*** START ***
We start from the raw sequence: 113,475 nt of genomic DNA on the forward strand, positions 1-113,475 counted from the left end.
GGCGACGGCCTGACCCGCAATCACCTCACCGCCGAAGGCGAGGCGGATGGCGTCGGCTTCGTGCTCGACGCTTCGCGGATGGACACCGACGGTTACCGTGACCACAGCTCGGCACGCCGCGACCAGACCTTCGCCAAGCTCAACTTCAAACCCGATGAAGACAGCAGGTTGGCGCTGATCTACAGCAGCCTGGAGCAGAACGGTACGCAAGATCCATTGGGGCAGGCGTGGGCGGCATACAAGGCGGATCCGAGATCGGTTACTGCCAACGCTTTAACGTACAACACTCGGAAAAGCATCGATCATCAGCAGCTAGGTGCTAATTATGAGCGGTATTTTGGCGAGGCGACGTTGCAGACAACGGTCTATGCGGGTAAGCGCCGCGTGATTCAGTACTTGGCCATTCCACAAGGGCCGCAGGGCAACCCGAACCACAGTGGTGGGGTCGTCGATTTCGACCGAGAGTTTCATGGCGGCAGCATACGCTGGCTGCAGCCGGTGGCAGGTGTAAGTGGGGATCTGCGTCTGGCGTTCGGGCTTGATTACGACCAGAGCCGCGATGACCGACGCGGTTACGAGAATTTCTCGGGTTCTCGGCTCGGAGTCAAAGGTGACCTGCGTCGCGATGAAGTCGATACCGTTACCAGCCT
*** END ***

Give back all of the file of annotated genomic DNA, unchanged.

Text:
We start from the raw sequence: 113,475 nt of genomic DNA on the forward strand, positions 1-113,475 counted from the left end.
GGCGACGGCCTGACCCGCAATCACCTCACCGCCGAAGGCGAGGCGGATGGCGTCGGCTTCGTGCTCGACGCTTCGCGGATGGACACCGACGGTTACCGTGACCACAGCTCGGCACGCCGCGACCAGACCTTCGCCAAGCTCAACTTCAAACCCGATGAAGACAGCAGGTTGGCGCTGATCTACAGCAGCCTGGAGCAGAACGGTACGCAAGATCCATTGGGGCAGGCGTGGGCGGCATACAAGGCGGATCCGAGATCGGTTACTGCCAACGCTTTAACGTACAACACTCGGAAAAGCATCGATCATCAGCAGCTAGGTGCTAATTATGAGCGGTATTTTGGCGAGGCGACGTTGCAGACAACGGTCTATGCGGGTAAGCGCCGCGTGATTCAGTACTTGGCCATTCCACAAGGGCCGCAGGGCAACCCGAACCACAGTGGTGGGGTCGTCGATTTCGACCGAGAGTTTCATGGCGGCAGCATACGCTGGCTGCAGCCGGTGGCAGGTGTAAGTGGGGATCTGCGTCTGGCGTTCGGGCTTGATTACGACCAGAGCCGCGATGACCGACGCGGTTACGAGAATTTCTCGGGTTCTCGGCTCGGAGTCAAAGGTGACCTGCGTCGCGATGAAGTCGATACCGTTACCAGCCT